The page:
Classic Rope is proud to provide you with the highest-quality ropes on the market. We value every rope we build and we want them to last as long as possible. Below, find some of our tips and tricks for seasonal changes, rope storage and how to increase the longevity of your Classic Rope.
In the past, you may have noticed some differences in the feel of your ropes depending on the weather. Weather changes can tighten or relax the fibers in your rope based on temperature. To adjust for this, our ropes are manufactured based on the season to ensure consistency in feel and quality. All that is necessary on your end is to purchase your ropes seasonally and store them at room temperature for best-keeping.
Though you may not realize it at first, how you store your ropes makes a big difference in how they feel and how long they last. Classic has a large selection of rope bags available to fit your specific needs. New in 2019, the Super Deluxe Rope bag has enclosed and padded rope compartments to keep up to nine ropes separated and tidy. Along with the rope compartment, the front zipper pocket stores gloves, rubber, your phone and whatever else you can fit.
Coil your ropes as big as you can and place the hondas on top in the correct position. Avoid overfilling your rope bag, as this can cause unnecessary pressure on the eyes (causing them to turn), as well as causing coils to bend or kink. As mentioned above, store your ropes in a cool, dry place at room temperature for best results.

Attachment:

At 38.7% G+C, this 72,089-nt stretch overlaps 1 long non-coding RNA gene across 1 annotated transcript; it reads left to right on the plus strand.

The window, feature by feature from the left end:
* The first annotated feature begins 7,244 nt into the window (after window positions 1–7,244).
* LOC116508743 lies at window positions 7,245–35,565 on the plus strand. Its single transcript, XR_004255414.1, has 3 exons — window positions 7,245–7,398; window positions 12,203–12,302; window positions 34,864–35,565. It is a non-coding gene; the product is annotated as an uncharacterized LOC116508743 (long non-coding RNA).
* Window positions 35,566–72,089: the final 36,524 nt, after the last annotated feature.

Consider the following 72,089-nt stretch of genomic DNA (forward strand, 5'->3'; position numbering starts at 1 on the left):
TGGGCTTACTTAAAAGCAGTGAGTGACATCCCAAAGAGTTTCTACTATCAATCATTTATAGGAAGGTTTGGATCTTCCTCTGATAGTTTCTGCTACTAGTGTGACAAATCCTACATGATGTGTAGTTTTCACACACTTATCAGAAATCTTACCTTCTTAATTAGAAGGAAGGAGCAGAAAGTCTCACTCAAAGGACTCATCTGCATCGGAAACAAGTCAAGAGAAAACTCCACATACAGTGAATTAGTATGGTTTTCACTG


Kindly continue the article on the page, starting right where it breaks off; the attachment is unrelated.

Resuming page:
3. Breaking in Your Rope
When a rope is first used, the fibers are stretched and pulled apart, causing your rope to soften. After roping two to three steers, your new rope should be coiled up and left to rest for 24-hours. This time allows the rope’s fibers to return to position and set the molecules within fibers, giving the rope strength. Roping too many steers with a new rope over-stresses the fibers, prohibiting them to take a set. This break down of fibers is what causes the rope to lose its body and feel. By simply allowing your rope to rest, you increase the longevity of your purchase.
We hope these tips and tricks help you get the most out of your Classic rope! It is important to us to provide the best quality ropes on the market and we believe these tips will help you keep your ropes in top condition.
Feel free to visit ClassicRope.com to read more about our ropes, our history, our other products and the sport of team roping.
The 2018 NFR felt a little like a first-time qualification for Derrick Begay, treating each run like it’s the first and last has been the mantra surrounding him. Derrick is competing as fierce as ever, but this year is different. Grateful for the opportunity back, Derrick’s perspective on the NFR and life in general has evolved more than ever.
“The past couple years in December hasn’t been too fun watching from home. Once I got here, [Vegas] it was exciting. Even knowing the routine from being here before, this year I may have been more nervous than I’ve ever been. Even a month out I was thinking about it. I hope I make it again, but I’m trying to cherish every moment while I’m here. Being able to rodeo and be at home has been a dream, but I realize it’s rare to accomplish.”
Though the WNFR may have not gone exactly the way they wanted, Begay and Petska have competed extremely well and struck three go round wins (3rd round, 7th, and 9th). No matter the outcome, Begay trusts it’s part of the Greater Plan.
“There are two steers in my career I wish I could have back and they both were with Cory. One is from the 2014 George Strait short round where I came back high call and one from the 6th round [2018 NFR], the round was easy, and I was at the bottom of the draw. But I believe there was a reason I missed them, I think there were lessons to be learned or maybe it was to make me stronger. You can ask why, or how come, but the truth is we’ll never know why those things happen.”